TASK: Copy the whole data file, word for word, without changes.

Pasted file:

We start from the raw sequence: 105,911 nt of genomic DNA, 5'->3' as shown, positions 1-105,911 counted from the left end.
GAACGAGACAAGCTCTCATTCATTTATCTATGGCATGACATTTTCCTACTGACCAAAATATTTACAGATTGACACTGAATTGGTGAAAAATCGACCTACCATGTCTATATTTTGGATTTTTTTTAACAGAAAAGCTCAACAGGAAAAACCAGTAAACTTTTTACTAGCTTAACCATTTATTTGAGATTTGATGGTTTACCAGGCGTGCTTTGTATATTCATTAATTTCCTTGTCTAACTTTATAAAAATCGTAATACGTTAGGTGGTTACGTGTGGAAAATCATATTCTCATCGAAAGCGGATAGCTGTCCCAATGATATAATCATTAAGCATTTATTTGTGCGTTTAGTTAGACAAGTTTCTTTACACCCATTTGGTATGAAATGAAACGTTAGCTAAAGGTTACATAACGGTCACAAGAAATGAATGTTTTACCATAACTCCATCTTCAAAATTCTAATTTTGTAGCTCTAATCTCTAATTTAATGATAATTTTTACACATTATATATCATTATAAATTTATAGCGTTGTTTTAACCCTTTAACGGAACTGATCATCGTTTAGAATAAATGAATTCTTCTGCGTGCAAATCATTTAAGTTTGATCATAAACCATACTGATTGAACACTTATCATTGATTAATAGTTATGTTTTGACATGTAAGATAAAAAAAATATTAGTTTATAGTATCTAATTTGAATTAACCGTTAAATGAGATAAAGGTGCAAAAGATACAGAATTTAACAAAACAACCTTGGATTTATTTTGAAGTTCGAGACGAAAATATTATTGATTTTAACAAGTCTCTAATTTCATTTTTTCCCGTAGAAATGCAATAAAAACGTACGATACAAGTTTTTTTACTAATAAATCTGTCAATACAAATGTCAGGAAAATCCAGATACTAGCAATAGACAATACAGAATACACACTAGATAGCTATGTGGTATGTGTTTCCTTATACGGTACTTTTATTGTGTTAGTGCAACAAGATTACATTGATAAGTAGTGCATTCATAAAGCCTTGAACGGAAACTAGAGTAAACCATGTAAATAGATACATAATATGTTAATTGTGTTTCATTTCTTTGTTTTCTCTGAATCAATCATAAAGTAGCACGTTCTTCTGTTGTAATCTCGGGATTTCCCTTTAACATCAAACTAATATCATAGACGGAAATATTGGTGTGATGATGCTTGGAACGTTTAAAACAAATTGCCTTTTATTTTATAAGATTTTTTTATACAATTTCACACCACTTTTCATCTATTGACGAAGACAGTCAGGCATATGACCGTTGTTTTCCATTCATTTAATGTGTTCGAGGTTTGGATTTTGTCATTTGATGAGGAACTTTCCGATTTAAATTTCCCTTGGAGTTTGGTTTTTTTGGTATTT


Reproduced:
We start from the raw sequence: 105,911 nt of genomic DNA, 5'->3' as shown, positions 1-105,911 counted from the left end.
GAACGAGACAAGCTCTCATTCATTTATCTATGGCATGACATTTTCCTACTGACCAAAATATTTACAGATTGACACTGAATTGGTGAAAAATCGACCTACCATGTCTATATTTTGGATTTTTTTTAACAGAAAAGCTCAACAGGAAAAACCAGTAAACTTTTTACTAGCTTAACCATTTATTTGAGATTTGATGGTTTACCAGGCGTGCTTTGTATATTCATTAATTTCCTTGTCTAACTTTATAAAAATCGTAATACGTTAGGTGGTTACGTGTGGAAAATCATATTCTCATCGAAAGCGGATAGCTGTCCCAATGATATAATCATTAAGCATTTATTTGTGCGTTTAGTTAGACAAGTTTCTTTACACCCATTTGGTATGAAATGAAACGTTAGCTAAAGGTTACATAACGGTCACAAGAAATGAATGTTTTACCATAACTCCATCTTCAAAATTCTAATTTTGTAGCTCTAATCTCTAATTTAATGATAATTTTTACACATTATATATCATTATAAATTTATAGCGTTGTTTTAACCCTTTAACGGAACTGATCATCGTTTAGAATAAATGAATTCTTCTGCGTGCAAATCATTTAAGTTTGATCATAAACCATACTGATTGAACACTTATCATTGATTAATAGTTATGTTTTGACATGTAAGATAAAAAAAATATTAGTTTATAGTATCTAATTTGAATTAACCGTTAAATGAGATAAAGGTGCAAAAGATACAGAATTTAACAAAACAACCTTGGATTTATTTTGAAGTTCGAGACGAAAATATTATTGATTTTAACAAGTCTCTAATTTCATTTTTTCCCGTAGAAATGCAATAAAAACGTACGATACAAGTTTTTTTACTAATAAATCTGTCAATACAAATGTCAGGAAAATCCAGATACTAGCAATAGACAATACAGAATACACACTAGATAGCTATGTGGTATGTGTTTCCTTATACGGTACTTTTATTGTGTTAGTGCAACAAGATTACATTGATAAGTAGTGCATTCATAAAGCCTTGAACGGAAACTAGAGTAAACCATGTAAATAGATACATAATATGTTAATTGTGTTTCATTTCTTTGTTTTCTCTGAATCAATCATAAAGTAGCACGTTCTTCTGTTGTAATCTCGGGATTTCCCTTTAACATCAAACTAATATCATAGACGGAAATATTGGTGTGATGATGCTTGGAACGTTTAAAACAAATTGCCTTTTATTTTATAAGATTTTTTTATACAATTTCACACCACTTTTCATCTATTGACGAAGACAGTCAGGCATATGACCGTTGTTTTCCATTCATTTAATGTGTTCGAGGTTTGGATTTTGTCATTTGATGAGGAACTTTCCGATTTAAATTTCCCTTGGAGTTTGGTTTTTTTGGTATTT